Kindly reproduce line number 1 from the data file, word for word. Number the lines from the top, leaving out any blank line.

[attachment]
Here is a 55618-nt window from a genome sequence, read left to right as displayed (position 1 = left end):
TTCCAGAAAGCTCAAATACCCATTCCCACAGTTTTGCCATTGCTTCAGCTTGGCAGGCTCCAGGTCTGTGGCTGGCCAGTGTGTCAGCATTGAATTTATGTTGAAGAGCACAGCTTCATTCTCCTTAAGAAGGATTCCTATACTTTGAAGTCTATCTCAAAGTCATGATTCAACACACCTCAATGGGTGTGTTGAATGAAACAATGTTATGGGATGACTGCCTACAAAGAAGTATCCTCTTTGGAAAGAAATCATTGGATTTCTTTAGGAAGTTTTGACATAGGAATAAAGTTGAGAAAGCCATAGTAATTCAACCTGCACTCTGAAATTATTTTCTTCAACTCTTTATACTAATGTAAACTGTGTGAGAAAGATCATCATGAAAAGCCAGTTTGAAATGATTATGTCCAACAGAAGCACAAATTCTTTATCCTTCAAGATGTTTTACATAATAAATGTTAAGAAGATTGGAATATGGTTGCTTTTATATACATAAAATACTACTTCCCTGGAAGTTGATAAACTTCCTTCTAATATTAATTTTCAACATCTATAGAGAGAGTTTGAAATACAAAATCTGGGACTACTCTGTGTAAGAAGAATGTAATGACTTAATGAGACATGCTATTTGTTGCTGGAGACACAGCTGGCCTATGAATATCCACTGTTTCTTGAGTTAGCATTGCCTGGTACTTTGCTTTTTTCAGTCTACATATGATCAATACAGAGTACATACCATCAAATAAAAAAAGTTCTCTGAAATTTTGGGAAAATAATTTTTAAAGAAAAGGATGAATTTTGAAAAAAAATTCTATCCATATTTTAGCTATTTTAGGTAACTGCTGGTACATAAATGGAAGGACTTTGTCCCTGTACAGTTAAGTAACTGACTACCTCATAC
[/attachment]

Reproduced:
Here is a 55618-nt window from a genome sequence, read left to right as displayed (position 1 = left end):